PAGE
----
Falls are one of the world’s top 10 risks associated with disability in people older than 60 years. They also represent more than two-thirds of adverse events in hospitals, mainly affecting patients older than 65 years. Physical activity is a central intervention in fall prevention for older people. Whatever the details of the prevention strategy that is adopted (ie, how a mono- or multifactorial intervention is evaluated, the category of person the intervention targets, and where it is used), it is important to ensure that the proposed intervention is feasible and usable for the patient and the health care team.
The primary objective is to study the usability of carrying out a physical activity intervention, including 3 types of exercises, in older patients hospitalized in a geriatric acute care unit and categorized according to 3 fall risk levels: low, moderate, and high. The secondary objectives are to determine the difficulty of the physical exercise for patients with different fall risk levels, to study the health care team’s perceptions of the intervention’s feasibility, and to study the benefits for patients.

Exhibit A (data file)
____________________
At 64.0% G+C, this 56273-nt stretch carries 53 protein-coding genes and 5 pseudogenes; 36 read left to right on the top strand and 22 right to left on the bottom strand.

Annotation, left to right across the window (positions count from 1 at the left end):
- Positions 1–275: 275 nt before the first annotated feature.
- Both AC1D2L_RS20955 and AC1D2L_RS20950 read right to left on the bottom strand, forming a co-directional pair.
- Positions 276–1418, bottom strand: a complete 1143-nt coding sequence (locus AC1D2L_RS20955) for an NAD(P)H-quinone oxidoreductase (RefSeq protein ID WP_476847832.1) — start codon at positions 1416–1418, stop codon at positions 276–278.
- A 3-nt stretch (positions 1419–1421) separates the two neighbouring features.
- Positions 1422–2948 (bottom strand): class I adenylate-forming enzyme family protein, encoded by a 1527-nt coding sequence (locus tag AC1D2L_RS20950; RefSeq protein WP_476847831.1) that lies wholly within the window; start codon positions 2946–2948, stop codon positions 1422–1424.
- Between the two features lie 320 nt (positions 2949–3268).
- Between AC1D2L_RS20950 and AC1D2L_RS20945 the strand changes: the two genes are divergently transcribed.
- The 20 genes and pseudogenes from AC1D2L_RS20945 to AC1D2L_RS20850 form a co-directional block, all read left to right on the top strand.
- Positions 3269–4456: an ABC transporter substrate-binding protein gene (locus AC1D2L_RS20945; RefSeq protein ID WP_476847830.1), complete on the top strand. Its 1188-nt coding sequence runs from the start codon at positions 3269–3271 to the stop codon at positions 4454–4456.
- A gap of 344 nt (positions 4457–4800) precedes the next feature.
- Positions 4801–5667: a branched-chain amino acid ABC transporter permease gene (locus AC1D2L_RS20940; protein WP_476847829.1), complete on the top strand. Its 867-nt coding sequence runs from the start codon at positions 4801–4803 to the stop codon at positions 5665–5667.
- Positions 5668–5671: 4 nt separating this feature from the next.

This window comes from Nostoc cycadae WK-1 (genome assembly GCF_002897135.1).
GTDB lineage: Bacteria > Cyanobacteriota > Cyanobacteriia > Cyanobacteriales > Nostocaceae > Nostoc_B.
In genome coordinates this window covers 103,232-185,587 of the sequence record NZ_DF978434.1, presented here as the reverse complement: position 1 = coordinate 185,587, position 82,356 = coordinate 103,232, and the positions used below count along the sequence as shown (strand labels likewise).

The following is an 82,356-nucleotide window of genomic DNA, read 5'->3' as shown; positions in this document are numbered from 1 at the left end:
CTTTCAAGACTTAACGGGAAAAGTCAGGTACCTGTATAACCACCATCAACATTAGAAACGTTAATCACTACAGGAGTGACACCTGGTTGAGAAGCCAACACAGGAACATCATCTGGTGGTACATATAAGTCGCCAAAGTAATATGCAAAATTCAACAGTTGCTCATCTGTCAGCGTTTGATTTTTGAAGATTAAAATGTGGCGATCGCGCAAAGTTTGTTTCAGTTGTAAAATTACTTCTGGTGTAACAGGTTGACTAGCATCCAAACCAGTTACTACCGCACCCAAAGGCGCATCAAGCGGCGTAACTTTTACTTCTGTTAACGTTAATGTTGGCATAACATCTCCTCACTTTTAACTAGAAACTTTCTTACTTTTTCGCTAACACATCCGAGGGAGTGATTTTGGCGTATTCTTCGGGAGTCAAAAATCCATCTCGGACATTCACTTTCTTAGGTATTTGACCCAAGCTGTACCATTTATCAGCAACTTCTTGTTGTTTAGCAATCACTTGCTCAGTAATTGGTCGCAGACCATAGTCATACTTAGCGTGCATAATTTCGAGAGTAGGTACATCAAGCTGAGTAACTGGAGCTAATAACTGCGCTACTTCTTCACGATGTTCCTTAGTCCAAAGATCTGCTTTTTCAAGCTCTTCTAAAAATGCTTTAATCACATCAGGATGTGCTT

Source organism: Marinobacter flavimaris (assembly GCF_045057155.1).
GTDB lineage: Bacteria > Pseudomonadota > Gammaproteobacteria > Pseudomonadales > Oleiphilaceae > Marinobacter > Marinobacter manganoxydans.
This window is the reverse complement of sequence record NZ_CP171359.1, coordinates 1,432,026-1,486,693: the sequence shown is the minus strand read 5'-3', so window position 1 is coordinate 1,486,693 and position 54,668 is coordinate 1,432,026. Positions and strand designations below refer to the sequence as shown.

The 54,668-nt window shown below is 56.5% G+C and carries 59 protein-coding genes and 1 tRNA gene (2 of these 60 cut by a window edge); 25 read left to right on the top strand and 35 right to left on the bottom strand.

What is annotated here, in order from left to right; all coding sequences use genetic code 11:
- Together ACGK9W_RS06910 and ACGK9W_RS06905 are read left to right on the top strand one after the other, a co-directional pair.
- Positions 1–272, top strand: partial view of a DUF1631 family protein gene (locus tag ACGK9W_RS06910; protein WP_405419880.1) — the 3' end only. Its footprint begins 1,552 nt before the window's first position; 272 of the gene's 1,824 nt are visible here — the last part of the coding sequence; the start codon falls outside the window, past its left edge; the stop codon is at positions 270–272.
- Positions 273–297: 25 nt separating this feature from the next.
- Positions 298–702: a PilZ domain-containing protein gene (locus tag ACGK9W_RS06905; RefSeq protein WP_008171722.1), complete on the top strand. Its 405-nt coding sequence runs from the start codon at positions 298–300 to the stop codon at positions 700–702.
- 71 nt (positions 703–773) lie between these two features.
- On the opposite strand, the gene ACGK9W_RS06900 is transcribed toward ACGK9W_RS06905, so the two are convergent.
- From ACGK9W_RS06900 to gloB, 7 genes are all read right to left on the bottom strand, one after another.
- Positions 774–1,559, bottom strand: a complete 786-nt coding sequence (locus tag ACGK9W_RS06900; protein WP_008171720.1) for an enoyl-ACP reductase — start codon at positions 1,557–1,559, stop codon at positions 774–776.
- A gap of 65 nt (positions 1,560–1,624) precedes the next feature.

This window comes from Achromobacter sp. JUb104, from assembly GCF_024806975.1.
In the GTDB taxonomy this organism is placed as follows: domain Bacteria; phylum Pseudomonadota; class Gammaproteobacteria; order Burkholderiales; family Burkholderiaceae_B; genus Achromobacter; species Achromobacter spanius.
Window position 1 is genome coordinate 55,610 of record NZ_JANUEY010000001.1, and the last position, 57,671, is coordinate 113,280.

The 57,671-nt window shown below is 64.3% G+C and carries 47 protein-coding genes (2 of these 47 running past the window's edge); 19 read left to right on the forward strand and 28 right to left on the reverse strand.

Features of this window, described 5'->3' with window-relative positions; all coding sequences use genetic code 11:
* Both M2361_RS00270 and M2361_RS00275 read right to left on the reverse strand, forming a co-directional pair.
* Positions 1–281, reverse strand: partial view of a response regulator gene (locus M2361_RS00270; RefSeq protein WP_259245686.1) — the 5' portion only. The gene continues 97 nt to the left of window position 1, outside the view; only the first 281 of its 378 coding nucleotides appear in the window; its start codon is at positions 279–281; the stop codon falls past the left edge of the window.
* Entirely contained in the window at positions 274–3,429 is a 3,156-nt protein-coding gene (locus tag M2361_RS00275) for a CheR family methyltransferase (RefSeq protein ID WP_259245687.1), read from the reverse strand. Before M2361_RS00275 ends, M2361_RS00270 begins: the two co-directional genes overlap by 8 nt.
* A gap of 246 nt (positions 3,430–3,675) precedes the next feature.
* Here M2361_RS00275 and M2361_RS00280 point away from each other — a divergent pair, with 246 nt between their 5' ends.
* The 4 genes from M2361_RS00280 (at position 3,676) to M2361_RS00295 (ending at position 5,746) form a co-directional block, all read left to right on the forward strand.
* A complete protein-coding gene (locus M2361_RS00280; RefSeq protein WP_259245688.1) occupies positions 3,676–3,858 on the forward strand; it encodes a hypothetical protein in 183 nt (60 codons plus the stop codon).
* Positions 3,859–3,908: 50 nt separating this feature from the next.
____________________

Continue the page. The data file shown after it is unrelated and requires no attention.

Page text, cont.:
This is an open-label, unicenter, nonrandomized, usability prospective clinical trial. The intervention tested is a daily physical activity program. It consists of 3 types of physical exercise: staying out of bed for at least 3 hours, performing balance exercises while standing for 2 minutes, and the Five Times Sit to Stand transfer exercise. These exercises are carried out under the supervision of the health care team. Fall risk in the patients is classified with the Brief Geriatric Assessment tool. The exercise program starts on the second day of hospitalization after inclusion in the study. Patient assessment continues until the last day of hospitalization or the 20th day of hospitalization, whichever is earlier. For each fall-risk group and each type of exercise, the intervention will be defined as usable if at least 80% of the participants complete 75% or more of the exercises (ie, the ratio between the number of days when the patient completes a type of exercise and the total number of hospitalization days). The perceived feasibility by the health care team is measured with 2 scales, measuring perceived difficulty and time spent with the patient. The intervention benefit is evaluated using the performance of the Five Times Sit to Stand test before and after the intervention.
The first patient was recruited on March 16, 2015. The study enrolled 266 patients, including 75 with low fall risk, 105 with moderate risk, and 85 with high risk.
We have not yet analyzed the results, but our observations suggest that the usability of each type of exercise for a given patient will depend on their fall risk level.